Why and how often do people change jobs?
Are you also thinking about leaving your current job behind and taking on new challenges? You are not alone in this. On the contrary: did you know that according to a XING study at the end of 2019, one in two Austrians could imagine changing jobs in the following calendar year?
The reason is not only to break out of the hamster wheel of habit. Many employees toy with the idea of changing jobs because of "hard factors" such as bad management style, low salary or lack of appreciation. If you are in a similar situation and are suddenly approached by a headhunter, the temptation can be great. But what are the concrete arguments for a change of scenery?
7 good reasons to change jobs
In some cases, the situation is crystal clear. There are reasons that speak quite clearly for a change. These include, for example:
- Poor pay: You are paid far too little compared to your sector, competitors or colleagues - and this does not change even if you justifiably demand more.
Tip for further reading: Are you facing a salary negotiation? In this article, we coach you and show you how to get the most out of it.
- Personal reasons: You feel unfairly treated by other staff members and are not accepted in the team. Or: You just don't get along with your colleagues on a personal level.
- Stress and pressure: You are just stressed and the pressure to perform is so immense that it leaves physical or psychological traces. For example, you are often sick or can no longer sleep properly.
- Lack of motivation: You hardly get out of bed in the morning and are only physically present at work during the day, but not mentally. In the evening you come home in a bad mood - the motivation is completely missing.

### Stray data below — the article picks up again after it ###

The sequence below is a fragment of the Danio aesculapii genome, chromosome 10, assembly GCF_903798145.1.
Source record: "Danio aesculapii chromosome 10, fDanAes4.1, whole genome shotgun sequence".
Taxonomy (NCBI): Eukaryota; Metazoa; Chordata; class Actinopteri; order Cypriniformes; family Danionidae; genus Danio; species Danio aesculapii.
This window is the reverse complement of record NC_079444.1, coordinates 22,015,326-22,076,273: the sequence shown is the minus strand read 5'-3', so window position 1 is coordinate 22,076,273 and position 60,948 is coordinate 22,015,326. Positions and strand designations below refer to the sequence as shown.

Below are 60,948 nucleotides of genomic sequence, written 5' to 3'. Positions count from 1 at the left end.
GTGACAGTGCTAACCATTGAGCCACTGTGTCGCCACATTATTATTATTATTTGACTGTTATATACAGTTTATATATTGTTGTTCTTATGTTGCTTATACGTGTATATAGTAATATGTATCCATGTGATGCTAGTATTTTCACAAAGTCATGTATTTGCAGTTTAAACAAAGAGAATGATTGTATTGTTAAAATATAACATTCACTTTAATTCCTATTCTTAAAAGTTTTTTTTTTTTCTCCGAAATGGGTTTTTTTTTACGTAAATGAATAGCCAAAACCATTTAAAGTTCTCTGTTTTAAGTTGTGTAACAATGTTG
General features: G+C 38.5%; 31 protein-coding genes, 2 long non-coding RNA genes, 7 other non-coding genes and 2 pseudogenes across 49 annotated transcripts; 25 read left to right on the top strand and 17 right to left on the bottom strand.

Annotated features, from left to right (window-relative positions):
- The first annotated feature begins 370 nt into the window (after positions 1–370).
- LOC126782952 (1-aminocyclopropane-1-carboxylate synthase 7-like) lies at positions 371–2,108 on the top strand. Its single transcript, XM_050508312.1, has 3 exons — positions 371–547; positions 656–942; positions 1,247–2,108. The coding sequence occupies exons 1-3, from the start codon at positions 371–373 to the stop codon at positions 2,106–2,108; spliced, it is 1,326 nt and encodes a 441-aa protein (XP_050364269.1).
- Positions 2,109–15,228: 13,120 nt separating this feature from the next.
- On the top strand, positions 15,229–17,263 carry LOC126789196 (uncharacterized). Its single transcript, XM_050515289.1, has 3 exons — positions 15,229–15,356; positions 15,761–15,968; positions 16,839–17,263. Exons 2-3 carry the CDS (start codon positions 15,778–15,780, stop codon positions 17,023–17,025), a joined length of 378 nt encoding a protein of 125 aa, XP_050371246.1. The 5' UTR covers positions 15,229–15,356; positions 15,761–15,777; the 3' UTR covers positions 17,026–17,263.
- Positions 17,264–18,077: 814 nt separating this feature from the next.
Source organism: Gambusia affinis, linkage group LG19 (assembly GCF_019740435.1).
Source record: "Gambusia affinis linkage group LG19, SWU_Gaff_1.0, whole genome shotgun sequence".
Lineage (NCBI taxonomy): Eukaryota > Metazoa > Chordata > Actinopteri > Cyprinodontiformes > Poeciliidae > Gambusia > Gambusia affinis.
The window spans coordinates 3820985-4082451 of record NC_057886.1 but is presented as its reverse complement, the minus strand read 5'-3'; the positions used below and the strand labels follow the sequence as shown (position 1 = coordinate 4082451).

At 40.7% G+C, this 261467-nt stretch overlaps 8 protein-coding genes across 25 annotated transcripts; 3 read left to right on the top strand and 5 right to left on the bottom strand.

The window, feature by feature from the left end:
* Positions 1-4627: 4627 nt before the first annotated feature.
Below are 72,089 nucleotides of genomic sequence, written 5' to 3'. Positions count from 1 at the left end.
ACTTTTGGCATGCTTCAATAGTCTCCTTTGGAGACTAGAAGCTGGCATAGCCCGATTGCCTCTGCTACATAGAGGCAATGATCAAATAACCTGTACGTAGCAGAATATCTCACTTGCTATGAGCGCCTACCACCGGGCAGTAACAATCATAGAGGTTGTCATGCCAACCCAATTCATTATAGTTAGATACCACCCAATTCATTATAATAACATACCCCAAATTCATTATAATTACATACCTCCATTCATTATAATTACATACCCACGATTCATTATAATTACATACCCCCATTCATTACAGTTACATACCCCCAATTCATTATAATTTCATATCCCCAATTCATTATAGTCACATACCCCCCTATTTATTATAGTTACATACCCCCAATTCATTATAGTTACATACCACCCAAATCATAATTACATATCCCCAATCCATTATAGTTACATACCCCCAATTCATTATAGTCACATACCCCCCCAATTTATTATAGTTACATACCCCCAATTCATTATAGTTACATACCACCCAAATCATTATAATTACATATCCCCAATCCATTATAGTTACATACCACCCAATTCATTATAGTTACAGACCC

- No trust: Your supervisor or colleagues watch your every move and don't trust you. This is despite the fact that you do your work reliably and properly.
- Company direction: You feel that the values and ideals or the business model of your employer are developing in a direction that you cannot reconcile with your ideas.
- Underchallenge and no chances of promotion: You would like to work in a more responsible position because the current level is below your ability - but your boss won't let you.
Do one or more of these reasons apply to you?
Weigh up: Can the grievance be corrected? For example, if you feel a lack of trust, raise the issue with your supervisor. If there is no lasting satisfactory result, it is time to change jobs. Everything speaks for a job change? Then let's tackle it together: Send us your CV, come to our career advice and receive the most exciting job offers in your sector!
Bad reasons that do not automatically force a change
Besides many good reasons for a career change, there are also some bad ones. If some of the points apply to you, you should reconsider whether this is really an aspect that forces you to change.
First and foremost, this includes frustration. Is a project not going the way you want it to? One or the other colleague is annoying you? Often these are temporary and human factors that shouldn't immediately make you throw in the towel.
The same applies to criticism - whether justified or not. Often, constructive criticism is valuable and gives you the opportunity for self-reflection. It is also clear that if the negative feedback becomes destructive and permanently inappropriate, this is a reason for a change of scenery. By the way: Mistakes happen too. Even with a major faux pas, no one will hold a lasting grudge if you otherwise do your job well. Because you learn from mistakes.
And what about an impossible boss or an unpleasant supervisor? If the fabric within the staff is strong enough, this time too will pass. No reason to give up immediately.
[Translate to English:] Darauf solltest du in deinem neuen Traumjob achten
[Translate to English:]
Ob du letztlich deinen neuen Job aufgrund des Gehalts, neuer Karriereperspektiven oder einem Ortswechsel antrittst: Es gibt Wichtiges zu beachten, damit sich die neue Herausforderung zu dem Traumjob entwickelt, den du dir vorstellst.
Bereite dich auf die neue Umgebung und deine neuen Aufgaben bestmöglich vor. Sei an deinen ersten Tagen offen, stelle Fragen und versuche dich bestmöglich bereits in die Prozesse einzubringen. Mach dir dabei nicht zu viel Druck: Keiner wird verlangen, dass du in deiner ersten Woche Bäume ausreißt.
Wenn nach den ersten Wochen und Monaten alles reibungslos abläuft – herzlichen Glückwunsch, dein Mut, den Job zu wechseln, hat sich ausgezahlt!